A grass fire on Aug. 16 caused a traffic jam on RR 1431 east of Marble Falls. Fire crews are responding to fires on a daily basis. Staff photo by Dakota Morrissiey
As of Thursday, Aug. 17, the Highland Lakes area has suffered through 41 consecutive days of 100-plus-degree temperatures and no rain. The dry, hot weather has contributed to hundreds of acres being consumed in wildfires and plummeting lake levels.
The end is near.
Experts predict a wild, wet winter despite the fact that 2023 has been one of the hottest and driest years in decades. A powerful climate pattern known as El Niño is building in the Pacific Ocean and could soon douse the horrific heat.
El Niño patterns develop as a result of temperature changes in the eastern equatorial part of the Pacific Ocean, which, in turn, impact most of the planet, including Texas. The effects vary depending on location, but it usually means lower temperatures and more rain for the southern United States.
The National Oceanic and Atmospheric Administration declared the current El Niño active on June 8. Its predicted strength, duration, and certainty have only grown since then.
An Aug. 10 report from the NOAA and the National Weather Service stated that strong El Niño conditions would persist from December 2023 through February 2024 with over 95 percent certainty. El Niño’s impacts usually aren’t felt in the summer but typically grow stronger in the fall, winter, and spring. A strong El Niño does not completely guarantee wet and cool weather with which it is associated, but chances for those conditions do skyrocket.
The weeks-long hot streak in Central Texas began on July 8, when the high jumped to 102.5 degrees in Marble Falls, according to data from the Lower Colorado River Authority’s Hydromet. Temperatures are expected to continue to crack 100 degrees until at least Monday, Aug. 21. The NWS is predicting possible showers and thunderstorms on Aug. 22-23, which could cause highs to dip below the century mark.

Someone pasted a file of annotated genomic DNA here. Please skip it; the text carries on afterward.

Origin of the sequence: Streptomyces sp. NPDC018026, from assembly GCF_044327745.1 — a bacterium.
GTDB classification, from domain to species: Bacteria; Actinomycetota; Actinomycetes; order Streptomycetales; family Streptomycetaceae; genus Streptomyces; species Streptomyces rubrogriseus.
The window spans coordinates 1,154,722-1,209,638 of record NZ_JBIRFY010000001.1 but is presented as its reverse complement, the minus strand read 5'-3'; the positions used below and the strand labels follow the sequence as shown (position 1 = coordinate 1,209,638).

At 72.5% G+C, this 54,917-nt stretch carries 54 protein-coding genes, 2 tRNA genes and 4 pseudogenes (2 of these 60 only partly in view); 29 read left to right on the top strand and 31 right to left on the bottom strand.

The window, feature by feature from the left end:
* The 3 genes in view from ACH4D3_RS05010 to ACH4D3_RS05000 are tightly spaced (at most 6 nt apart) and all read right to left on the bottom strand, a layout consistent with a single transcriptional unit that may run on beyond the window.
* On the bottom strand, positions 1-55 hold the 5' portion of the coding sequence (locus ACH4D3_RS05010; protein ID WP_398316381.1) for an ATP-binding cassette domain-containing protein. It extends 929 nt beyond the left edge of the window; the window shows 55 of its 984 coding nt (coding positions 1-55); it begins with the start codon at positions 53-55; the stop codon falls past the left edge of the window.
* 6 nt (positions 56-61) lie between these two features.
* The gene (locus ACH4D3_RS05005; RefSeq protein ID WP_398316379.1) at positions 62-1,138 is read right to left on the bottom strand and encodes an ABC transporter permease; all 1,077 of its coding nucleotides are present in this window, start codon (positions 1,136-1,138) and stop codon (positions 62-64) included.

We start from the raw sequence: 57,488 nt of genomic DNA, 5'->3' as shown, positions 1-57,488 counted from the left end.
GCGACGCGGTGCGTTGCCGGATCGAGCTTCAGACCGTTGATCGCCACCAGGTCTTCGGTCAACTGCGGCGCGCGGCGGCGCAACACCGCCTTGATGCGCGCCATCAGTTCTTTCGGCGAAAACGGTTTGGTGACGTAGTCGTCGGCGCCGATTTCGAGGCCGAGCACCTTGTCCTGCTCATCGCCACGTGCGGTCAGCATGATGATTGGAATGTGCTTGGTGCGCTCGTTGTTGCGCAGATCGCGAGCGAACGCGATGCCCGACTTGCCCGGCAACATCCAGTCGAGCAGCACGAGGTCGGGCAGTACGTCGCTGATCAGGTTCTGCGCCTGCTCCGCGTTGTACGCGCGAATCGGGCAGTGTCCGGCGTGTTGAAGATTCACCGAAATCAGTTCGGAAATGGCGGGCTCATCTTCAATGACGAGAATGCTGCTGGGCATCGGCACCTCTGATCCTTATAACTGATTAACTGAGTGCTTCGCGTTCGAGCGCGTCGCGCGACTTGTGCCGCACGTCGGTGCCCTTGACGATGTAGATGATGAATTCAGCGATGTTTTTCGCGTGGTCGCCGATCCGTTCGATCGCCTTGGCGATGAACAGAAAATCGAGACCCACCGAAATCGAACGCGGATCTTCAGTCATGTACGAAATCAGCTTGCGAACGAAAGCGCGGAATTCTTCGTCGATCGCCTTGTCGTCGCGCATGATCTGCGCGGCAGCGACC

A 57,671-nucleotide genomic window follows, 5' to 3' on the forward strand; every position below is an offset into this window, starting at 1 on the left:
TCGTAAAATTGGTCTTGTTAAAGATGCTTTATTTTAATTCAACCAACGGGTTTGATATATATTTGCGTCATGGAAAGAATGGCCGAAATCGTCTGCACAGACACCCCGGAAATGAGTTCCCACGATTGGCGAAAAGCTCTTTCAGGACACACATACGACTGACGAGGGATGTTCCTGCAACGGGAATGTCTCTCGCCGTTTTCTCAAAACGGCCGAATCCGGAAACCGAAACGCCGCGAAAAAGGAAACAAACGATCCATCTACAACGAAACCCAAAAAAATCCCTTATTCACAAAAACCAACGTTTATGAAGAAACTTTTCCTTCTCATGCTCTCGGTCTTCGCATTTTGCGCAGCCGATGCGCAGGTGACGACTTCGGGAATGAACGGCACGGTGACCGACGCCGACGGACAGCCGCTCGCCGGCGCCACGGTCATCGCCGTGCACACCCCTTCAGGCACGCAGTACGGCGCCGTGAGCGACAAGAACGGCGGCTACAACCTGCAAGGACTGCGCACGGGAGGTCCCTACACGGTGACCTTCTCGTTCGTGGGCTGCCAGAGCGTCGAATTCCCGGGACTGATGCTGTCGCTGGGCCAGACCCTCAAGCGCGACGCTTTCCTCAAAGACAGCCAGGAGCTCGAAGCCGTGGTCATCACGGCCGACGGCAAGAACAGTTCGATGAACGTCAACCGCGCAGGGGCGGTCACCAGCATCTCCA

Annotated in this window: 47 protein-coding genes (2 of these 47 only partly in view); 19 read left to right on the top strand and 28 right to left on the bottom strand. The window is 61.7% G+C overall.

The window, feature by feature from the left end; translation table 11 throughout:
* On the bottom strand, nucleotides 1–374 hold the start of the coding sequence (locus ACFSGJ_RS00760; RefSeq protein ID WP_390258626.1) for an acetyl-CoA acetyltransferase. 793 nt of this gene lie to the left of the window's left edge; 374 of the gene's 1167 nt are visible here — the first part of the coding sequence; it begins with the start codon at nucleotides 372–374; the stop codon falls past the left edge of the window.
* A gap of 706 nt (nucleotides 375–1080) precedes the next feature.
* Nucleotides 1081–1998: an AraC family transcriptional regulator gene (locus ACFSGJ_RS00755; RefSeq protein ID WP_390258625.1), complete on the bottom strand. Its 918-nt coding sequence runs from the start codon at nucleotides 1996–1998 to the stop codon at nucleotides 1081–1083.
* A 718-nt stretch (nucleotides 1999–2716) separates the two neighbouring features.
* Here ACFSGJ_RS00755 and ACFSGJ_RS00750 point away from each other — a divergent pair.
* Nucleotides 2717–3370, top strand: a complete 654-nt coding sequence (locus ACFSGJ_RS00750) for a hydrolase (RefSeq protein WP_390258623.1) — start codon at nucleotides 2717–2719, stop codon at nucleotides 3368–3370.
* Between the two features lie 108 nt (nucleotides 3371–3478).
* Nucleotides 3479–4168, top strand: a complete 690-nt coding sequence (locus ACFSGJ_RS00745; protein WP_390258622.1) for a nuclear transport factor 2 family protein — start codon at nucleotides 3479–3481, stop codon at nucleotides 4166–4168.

The average high temperature in Marble Falls across the 41 days has been 105.61 degrees. The hottest day in the streak was July 18 at 109.6 degrees. It hasn’t cooled off much since then. Monday, Aug. 14, was 108 degrees.
The extreme heat has contributed to a chaotic wildfire season that began with the Moore Peak Fire in Llano County on July 13. That blaze burned over 700 acres near Kingsland.
Even small fires that are quickly contained can have a major impact. On the afternoon of Wednesday, Aug. 16, a grass fire ignited by sparks from a dragging chain on a vehicle caused a nearly mile-long traffic jam on RR 1431 just east of Marble Falls. The fire was under control within an hour but severely hampered travel and first responder resources.
In the intense heat, the area’s water supply has also become a point of concern. Lake Buchanan is at an eight-year low, the Lower Colorado River Authority has implemented Stage 2 of its drought contingency plan, and the only water flowing into the Highland Lakes is coming from the Llano River at 2 cubic-feet per second.
Also, the Central Texas Groundwater Conservation District, which manages groundwater in Burnet County, is at Stage 4 of its drought management plan and has imposed mandatory restrictions for the first time in its history.